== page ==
Subtopic:   ASSISTANCE FOR AGRICULTURAL SETTLEMENT AND REHABILITATION AND DEVELOPMENT OF NATURAL AND OTHER RESOURCES
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LIB

Gerald Grattan McGeer

Liberal

Mr. McGEER:

On behalf of the city of Vancouver I took this matter up with the provincial government in Victoria, and I was informed that they could do nothing with reference to their association with municipal problems until such time as they could find out what could be done with the dominion government. They were not prepared to entertain any proposal for cooperation between the provincial government and any municipality until they knew the policy of the dominion government. This means that at the moment we cannot deal with the provincial governments.

We are told that the camps are to be closed, and I am afraid that there can be very little real merit in the minister's suggestion that a few months' work on the railways will provide the unemployed who were in the camps with a sustenance allowance for the winter months. Even though a man had worked in the past, after working at these wages and being thrown out of employment he will find himself destitute. These men will crowd into the cities if there are no camps to go to. At the present time

we have something more than the mere unemployed and destitute to deal with; we have to deal with public opinion. On my return to Vancouver I was surprised1 to learn that the police in that city were trying to enforce the bylaws which prevented the holding of tag-days and that sort of thing. They arrested certain men and brought them before a magistrate. The magistrate said that these men were entitled to earn a living; that as far as he was concerned, sitting as a magistrate, he was not going to be a party to persecuting them and that he would not punish them. Public opinion was overwhelmingly in favour of that sentiment.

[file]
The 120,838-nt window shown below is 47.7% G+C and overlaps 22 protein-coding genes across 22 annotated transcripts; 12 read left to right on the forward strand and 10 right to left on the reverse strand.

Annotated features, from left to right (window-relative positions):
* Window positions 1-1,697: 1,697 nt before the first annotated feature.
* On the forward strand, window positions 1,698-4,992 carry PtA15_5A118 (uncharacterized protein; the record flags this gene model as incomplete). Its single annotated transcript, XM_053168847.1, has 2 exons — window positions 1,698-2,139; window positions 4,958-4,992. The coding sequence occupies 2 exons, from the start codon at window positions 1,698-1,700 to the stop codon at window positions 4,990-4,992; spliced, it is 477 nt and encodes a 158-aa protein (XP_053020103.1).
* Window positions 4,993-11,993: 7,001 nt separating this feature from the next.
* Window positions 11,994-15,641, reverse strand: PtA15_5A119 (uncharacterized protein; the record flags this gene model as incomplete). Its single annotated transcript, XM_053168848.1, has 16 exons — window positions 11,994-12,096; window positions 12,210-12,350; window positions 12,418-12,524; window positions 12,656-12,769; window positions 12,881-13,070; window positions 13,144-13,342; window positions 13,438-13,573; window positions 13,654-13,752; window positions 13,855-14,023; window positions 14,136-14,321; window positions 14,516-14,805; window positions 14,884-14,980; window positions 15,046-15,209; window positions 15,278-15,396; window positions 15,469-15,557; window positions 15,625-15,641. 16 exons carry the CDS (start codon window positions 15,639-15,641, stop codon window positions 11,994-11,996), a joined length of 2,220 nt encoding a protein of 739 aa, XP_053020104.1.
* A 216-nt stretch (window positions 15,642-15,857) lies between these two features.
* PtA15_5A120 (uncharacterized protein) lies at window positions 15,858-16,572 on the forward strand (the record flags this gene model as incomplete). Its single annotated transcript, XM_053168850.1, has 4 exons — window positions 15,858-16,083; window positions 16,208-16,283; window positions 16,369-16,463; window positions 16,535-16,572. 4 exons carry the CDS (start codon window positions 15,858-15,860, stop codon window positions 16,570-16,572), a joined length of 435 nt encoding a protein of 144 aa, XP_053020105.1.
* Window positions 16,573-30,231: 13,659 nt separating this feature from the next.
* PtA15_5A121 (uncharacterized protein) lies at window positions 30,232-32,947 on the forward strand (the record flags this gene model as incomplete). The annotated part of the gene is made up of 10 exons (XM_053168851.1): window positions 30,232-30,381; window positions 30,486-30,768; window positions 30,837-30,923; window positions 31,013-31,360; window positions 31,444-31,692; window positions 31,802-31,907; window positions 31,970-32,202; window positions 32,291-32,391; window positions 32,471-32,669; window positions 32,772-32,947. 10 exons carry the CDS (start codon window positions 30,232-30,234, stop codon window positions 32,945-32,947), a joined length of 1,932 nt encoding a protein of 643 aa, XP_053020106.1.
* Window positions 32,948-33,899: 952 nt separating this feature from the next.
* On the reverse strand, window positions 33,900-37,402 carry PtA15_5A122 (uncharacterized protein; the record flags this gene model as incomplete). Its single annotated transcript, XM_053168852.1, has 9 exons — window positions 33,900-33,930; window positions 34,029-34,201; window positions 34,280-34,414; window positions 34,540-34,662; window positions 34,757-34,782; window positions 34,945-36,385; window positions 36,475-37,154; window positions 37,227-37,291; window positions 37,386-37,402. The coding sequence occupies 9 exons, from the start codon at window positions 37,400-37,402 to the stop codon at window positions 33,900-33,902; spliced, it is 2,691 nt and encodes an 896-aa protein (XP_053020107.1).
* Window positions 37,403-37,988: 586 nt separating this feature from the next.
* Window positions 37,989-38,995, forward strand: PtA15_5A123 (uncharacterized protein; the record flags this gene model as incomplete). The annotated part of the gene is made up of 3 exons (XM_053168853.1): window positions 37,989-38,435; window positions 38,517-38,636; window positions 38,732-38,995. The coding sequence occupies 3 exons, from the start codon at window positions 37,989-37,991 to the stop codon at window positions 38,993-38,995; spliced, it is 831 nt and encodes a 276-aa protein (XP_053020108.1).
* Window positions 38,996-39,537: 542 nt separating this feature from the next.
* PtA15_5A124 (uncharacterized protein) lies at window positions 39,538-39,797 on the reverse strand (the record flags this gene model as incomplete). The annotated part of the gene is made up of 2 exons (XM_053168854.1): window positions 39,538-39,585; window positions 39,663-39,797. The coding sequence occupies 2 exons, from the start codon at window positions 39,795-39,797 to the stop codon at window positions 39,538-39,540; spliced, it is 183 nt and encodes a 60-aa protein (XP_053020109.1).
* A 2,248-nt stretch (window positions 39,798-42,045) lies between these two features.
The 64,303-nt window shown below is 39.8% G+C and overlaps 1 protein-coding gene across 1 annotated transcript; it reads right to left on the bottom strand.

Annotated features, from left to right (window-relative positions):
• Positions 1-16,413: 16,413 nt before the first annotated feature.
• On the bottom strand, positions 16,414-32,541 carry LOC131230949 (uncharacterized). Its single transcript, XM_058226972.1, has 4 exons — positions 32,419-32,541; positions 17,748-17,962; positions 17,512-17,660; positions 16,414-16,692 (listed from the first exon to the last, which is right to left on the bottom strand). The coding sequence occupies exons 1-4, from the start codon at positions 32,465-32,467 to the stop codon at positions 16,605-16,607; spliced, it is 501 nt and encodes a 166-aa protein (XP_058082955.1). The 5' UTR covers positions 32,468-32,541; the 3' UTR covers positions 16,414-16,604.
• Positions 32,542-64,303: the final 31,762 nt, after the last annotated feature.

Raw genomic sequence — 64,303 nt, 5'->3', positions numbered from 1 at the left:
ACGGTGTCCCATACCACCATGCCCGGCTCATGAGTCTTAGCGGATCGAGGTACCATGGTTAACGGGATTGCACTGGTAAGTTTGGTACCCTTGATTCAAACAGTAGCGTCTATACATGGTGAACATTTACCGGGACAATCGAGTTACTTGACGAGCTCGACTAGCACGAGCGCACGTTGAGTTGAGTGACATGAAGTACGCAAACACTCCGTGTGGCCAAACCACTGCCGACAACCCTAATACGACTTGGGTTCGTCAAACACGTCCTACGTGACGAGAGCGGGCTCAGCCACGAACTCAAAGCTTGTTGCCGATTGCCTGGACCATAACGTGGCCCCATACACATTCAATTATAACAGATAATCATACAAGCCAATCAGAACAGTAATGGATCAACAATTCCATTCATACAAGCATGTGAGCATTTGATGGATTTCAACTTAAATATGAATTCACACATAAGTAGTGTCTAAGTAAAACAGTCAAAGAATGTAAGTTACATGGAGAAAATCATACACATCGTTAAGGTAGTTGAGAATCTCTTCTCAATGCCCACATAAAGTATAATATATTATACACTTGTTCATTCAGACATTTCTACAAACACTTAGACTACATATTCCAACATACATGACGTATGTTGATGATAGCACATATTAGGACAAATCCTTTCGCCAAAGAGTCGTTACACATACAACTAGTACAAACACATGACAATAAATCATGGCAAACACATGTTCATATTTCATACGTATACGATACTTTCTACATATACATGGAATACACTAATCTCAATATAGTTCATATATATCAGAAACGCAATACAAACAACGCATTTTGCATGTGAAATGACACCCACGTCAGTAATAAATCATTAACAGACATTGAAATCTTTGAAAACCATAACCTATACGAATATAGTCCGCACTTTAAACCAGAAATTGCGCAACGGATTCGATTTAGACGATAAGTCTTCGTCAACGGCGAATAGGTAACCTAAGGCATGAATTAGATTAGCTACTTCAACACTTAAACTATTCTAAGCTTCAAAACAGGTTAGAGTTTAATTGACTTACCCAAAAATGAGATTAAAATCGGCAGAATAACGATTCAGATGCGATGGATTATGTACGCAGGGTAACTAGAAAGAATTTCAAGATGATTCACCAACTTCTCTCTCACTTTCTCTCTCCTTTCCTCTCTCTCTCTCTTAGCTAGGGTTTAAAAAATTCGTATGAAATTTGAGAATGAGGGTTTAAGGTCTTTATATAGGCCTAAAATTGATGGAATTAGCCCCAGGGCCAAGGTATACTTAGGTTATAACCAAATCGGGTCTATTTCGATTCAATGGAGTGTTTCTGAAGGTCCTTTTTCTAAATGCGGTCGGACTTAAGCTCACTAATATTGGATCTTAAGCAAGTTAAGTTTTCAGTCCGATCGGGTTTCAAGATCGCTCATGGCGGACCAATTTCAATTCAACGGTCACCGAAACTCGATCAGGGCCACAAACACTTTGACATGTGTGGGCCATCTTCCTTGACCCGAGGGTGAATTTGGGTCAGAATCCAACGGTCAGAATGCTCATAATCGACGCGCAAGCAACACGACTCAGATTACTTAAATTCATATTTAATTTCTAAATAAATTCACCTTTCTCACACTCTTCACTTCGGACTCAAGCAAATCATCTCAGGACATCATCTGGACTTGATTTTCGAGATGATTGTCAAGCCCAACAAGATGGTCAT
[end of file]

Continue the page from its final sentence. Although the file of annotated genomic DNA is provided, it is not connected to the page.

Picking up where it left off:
The problem of the municipalities is not merely that of taking care of the unemployed; it concerns the protecting of the life and property of the individual. Law enforcement falls upon the municipal administrators. If you are going to close these camps and not provide an adequate program of employment, there will develop in the cities, particularly in British Columbia in which there is during the winter months a heavy concentration of unemployed from all over the west, a situation which will prove to be of grave and serious concern for the peace, order and good government of these cities and the liberty and security of every individual in them. It was because of this that I asked the government what agreements they had in mind other than those with the railways. I assumed that under the latter part of subsection 1, of section 4, which provides for agreements with corporations, partnerships or individuals engaged in industry respecting the expansion of industrial employment, provision would be made for some program of employment being developed. However, I take it from the minister's answer that no such program is in contemplation; that the only agreements being considered are the general ones with the provinces providing for some contributory form of assistance. It may be laudable and advisable to close these relief camps, but I contend it is a desperate and dangerous thing to do if no adequate program of employment is developed in the meantime to carry these men through, not only the summer months but the winter months as well.